You’re not making your payments, so we’re going to have to take your truck – your business – from you. Kevin Blacksmith of Waswanipi heard this bouncing around in his head as he worked his snowplowing job on Route 113, and wondered if the work would pick up like the Band Council said it would. The government grants he received ran out after year two, and the $3000-per-month payments were impossible to keep up with unless there was work, and soon. That was year three. Four years later, Blacksmith was hearing different news.
“Your sister nominated you for the entrepreneur of the year award,” Blacksmith recalls hearing from his daughter, Cassidie. “And that’s not even the good news – you won.”
The Eeyou Economic Group’s Nature, Trade and Industry Conference in early November in Val-d’or brought together First Nations business owners from around Eeyou Itschee, culminating in a gala where Blacksmith took home the Entrepreneur of the Year award.
The gala and awards ceremony celebrated its fifth anniversary this year, while the business conference that has sprung up around it enjoyed its third edition. Before, the gala was a stand-alone event to honour the entrepreneurial achievements of the Cree community. But the Waswanipi-based Eeyou Economic Group (EEG), which partnered with the First Nations of Quebec and Labrador Economic Development Commission (FNQLEDC) for the event, saw an opportunity in the gathering of minds at the gala.
“We thought if we were bringing everyone out for the gala, we should do something constructive, too,” said Manon Richmond, Director General of the EEG. “We really want to solidify business relationships between First Nations. Often we see big gatherings but the Cree involvement is minimal, so we wanted to improve this. It’s a good opportunity to network.”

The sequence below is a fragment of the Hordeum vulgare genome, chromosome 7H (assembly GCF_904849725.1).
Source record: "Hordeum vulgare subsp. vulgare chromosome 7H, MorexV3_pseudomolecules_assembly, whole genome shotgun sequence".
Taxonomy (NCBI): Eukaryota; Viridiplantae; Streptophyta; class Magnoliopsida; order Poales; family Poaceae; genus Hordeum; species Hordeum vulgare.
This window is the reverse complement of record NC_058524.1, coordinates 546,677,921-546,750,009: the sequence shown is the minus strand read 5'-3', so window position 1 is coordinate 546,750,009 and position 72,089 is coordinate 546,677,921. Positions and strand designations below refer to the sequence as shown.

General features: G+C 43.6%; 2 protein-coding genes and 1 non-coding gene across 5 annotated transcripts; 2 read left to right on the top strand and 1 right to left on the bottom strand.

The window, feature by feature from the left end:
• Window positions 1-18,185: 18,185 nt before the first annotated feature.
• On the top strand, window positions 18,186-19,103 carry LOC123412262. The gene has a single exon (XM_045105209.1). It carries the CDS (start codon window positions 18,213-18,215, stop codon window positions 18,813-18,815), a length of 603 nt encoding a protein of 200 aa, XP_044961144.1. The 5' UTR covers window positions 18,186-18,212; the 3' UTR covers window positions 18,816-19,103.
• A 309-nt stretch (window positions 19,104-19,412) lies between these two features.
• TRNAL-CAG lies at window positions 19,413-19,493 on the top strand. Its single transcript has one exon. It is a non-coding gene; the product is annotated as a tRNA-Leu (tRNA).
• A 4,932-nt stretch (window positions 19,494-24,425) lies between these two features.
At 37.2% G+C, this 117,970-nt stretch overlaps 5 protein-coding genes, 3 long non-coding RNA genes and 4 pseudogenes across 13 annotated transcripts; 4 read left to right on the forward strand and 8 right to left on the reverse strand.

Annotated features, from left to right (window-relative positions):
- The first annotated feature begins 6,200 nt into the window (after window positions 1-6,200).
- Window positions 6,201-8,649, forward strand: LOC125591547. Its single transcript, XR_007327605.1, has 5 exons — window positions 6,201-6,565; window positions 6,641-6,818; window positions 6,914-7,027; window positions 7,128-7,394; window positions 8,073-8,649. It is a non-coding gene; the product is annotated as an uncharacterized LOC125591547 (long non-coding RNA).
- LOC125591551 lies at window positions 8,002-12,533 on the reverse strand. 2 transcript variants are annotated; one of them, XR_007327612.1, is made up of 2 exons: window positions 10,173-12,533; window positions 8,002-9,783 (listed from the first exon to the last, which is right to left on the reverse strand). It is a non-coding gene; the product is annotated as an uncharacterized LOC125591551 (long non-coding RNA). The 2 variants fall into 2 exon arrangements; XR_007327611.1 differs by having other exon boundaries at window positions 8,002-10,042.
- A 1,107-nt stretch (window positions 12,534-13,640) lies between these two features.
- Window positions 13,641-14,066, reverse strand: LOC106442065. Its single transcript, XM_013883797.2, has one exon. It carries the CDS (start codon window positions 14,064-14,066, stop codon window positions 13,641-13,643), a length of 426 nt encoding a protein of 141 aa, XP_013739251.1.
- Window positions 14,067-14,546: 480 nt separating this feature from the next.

Five awards were given out this year to acknowledge the range of Cree business enterprises this year. M.Y. Surveying (Mistissini) won emerging entrepreneur, while Mista Hot Dog (Mistissini), of food cart fame, won youth entrepreneur. R & D Eenou Lumber (Mistissini) took home the business partnership award, while Charlotte Cooper (of Waswanipi) won the 25 years of service award. And, of course, Blacksmith took home his own hardware.
“I’m still in shock right now, I don’t know why they picked me,” he said, laughing.
His daughter Cassidie Decontie, Youth Business Advisor at the EEG, laid out his case without the shackles of modesty. Since founding his transportation company, Blacksmith has fought tooth and nail for sustainability and, sometime, survival.
“His truck almost got taken from him,” Decontie said. “It was not easy, especially financially, and all through that time he didn’t give up while others would’ve. He loves what he does and that’s what keeps him going every day. That inspires me also, because I’d love to call my career a hobby as well.”
The selection committee concurred.
“We saw on the nomination form how passionately [Blacksmith] devotes and dedicates himself to being sustainable on his own,” said Richmond. “He created his own job, and we saw how much of a role model he was for his family.”
Since nearly losing his truck, Blacksmith found consistent and plentiful work, catching up on his monthlies and paying off his debt in year five. Now, he’s planning to expand his business with another truck, while balancing the demands of his promotion to foreman at the highway presents.
The EEG awarded the contribution entrepreneurs make to their communities. Small and medium businesses make up a huge portion of the jobs in Cree communities, they said, and entrepreneurs like Blacksmith give back to the community in the way of increased work. Richmond’s goal was to honour those working outside of a 9-to-5 schedule, since their achievements rarely get recognized.
Blacksmith, for his part, said the award was more motivation than achievement, while reiterating the decidedly unorthodox work schedule.
“It gives me more motivation when I get up in the morning,” Blacksmith said. “Hard work pays off. It’s hard work when you drive those things; it’s tiring every day and you sometimes get burned out on those 12- or 14-hour shifts. So it is great that someone noticed.”